Before Gaza Can Be Answered, Larger Questions Remain
As long as the historic debate about the two-state solution remains unresolved, the future of Gaza in general and Hamas’s continued rule in particular will remain open.
The criticism attending the swift and inconclusive ending of the last round of fighting in Gaza is hardly new. In a way, it recalls the disappointment with a boxing match that failed to produce a clear knockout. Yet for all the disappointment with the IDF’s failure to deal Hamas a crushing blow, one must ask whether such a result would have been in Israel’s best interest at the moment. Unlike in the boxing ring, the answer to this question must be judged in a wider strategic context.
On the morning of May 30, before the latest round of hostilities was over, the road from the Yad Mordechai junction to the towns of Sderot, Ofakim, and Beersheba was bustling with the usual morning traffic of cars and trucks. Daily activities in all walks of life — business, agriculture, industry, construction, and education — continued apace in defiance of the barrage of rockets and mortars.
On the other side of the border, the Hamas leadership similarly strove for a swift end to the fighting — but the impetus for this did not stem from a desire to return to normalcy, for the advent of civil society, socioeconomic progress, and prosperity in the Gaza Strip has long been stymied.
As early as the summer of 2006, some six months after Hamas’ sweeping victory in the Palestinian parliamentary elections, Ghazi Hamad, spokesman for the Hamas-controlled Gaza government, lamented, “What has become of Gaza? A sad and miserable place, its blood flowing, its tears streaming, its polluted streets smell of despair. We have been infected with the idiocy virus, so much so that we roam the streets without looking right and left.”
Hamad continued to lament the Strip’s destruction and despair for years, but his persistent criticism had no impact on either his fellow Hamas leaders or the Gaza population at large, repressed and indoctrinated for over a decade with Hamas’ malignant propaganda.
Therein lies the fundamental difference between Israeli interests and those of Hamas and its champions. As far as Israel is concerned, winning the Gaza confrontation means the restoration of security and stability to daily life in southern communities. For Hamas and its Iranian patrons, by contrast, victory means precisely the opposite: namely, undermining the tranquility and stability that Israel so desperately needs. This is the context in which the extent of Israel’s success in attaining its goals in the last round of hostilities must be judged.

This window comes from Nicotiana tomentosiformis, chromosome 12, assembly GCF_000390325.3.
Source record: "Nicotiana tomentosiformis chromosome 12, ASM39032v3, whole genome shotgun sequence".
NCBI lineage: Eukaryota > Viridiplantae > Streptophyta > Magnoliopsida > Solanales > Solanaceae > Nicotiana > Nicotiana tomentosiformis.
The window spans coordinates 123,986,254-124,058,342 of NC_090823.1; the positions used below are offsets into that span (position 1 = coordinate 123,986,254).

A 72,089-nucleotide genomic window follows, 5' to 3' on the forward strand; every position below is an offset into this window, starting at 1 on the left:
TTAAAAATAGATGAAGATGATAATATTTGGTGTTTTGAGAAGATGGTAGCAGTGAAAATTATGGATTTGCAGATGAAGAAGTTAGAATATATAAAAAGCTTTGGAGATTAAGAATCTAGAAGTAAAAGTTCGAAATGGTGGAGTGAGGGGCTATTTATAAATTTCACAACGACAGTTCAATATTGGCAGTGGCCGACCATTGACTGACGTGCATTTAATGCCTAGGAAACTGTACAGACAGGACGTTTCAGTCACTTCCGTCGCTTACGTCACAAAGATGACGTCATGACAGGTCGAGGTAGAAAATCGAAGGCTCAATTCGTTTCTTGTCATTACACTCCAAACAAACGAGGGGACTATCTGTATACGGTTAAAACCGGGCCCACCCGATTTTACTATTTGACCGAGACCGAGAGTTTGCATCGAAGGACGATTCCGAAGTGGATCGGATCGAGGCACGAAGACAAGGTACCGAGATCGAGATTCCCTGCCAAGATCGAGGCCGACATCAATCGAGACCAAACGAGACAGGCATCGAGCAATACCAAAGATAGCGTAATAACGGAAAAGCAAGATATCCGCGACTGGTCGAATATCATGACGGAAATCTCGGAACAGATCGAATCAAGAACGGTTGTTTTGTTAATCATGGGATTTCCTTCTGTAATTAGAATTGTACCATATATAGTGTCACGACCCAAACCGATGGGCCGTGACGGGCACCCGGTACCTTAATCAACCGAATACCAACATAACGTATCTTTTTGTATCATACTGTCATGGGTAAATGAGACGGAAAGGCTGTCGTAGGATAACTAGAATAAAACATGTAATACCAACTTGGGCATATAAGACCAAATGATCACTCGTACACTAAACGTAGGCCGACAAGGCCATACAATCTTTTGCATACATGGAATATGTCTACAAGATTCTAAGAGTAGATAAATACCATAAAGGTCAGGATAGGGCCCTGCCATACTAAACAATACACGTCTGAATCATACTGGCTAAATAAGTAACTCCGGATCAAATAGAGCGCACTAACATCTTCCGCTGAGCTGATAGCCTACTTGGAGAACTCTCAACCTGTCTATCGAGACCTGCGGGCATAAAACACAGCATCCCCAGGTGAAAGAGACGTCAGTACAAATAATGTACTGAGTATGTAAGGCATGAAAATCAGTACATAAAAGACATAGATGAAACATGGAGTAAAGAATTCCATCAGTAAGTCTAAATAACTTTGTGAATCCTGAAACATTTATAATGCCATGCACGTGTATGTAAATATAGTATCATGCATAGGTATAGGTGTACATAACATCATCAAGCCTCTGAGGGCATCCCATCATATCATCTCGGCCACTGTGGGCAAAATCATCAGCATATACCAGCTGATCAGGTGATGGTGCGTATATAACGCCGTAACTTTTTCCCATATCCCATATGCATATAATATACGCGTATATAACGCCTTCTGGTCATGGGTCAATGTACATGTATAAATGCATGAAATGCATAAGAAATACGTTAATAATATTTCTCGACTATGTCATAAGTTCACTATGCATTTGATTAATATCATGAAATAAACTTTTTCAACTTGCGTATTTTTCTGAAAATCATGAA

Among leftists who advocate the toppling of Hamas, such as former cabinet minister Haim Ramon, and right-wingers who yearn to see the IDF win “once and for all,” there is a common expectation for a final decision to the conflict. Both sides bemoan the temporary nature of the recent respite in the Hamas-Israel confrontation. The truth, however, is that the Gaza problem is complex — and complex problems tend to have only temporary solutions.
Henry Kissinger used to quip that “a solution of the existing problem opens the door to tomorrow’s problem.” Were Israel to conquer Gaza, overthrow the Hamas regime, and transfer power to the Palestinian Authority — would such a development be in its best interest?
Clarification of this issue requires consideration of three interrelated aspects. First and foremost, there is the question of timing: is a decisive move against Hamas desirable for Israel in the existing strategic circumstances?
Then there is the question of feasibility: is there a reasonable chance that the move will bring about the desired stability? In the autumn of 2001, for example, the US-led international coalition in Afghanistan defeated the Taliban forces within three weeks; yet since then, despite huge material and human investments, there has been no stability in the country. Similarly, the US-led campaign against ISIS in Mosul (2016-17) took some nine months; there is no certainty that a similar campaign in Gaza will be much shorter.
Finally, there is the question of congruence with Israel’s overt and covert interests: is the sacrifice of many Israeli lives for the PA’s reinstatement in Gaza justified given that body’s endemic weakness vis-à-vis Hamas on the one hand, and its adamant rejection of Israel’s right to exist despite the 25-year-old Oslo Accords on the other?
It is here that the proponents of the two-state solution, with the attendant withdrawal to the pre-1967 lines and the partition of Jerusalem, and that option’s staunch opponents part ways. And as long as this historic debate remains unresolved, the question of Hamas’ continued rule in Gaza will take a back seat.
Maj. Gen. (res.) Gershon Hacohen is a senior research fellow at the Begin-Sadat Center for Strategic Studies. He served in the IDF for 42 years. He commanded troops in battles with Egypt and Syria. He was formerly a corps commander and commander of the IDF Military Colleges. This article appeared in Israel Hayom on June 4, 2018. BESA Center Perspectives Papers are published through the generosity of the Greg Rosshandler Family.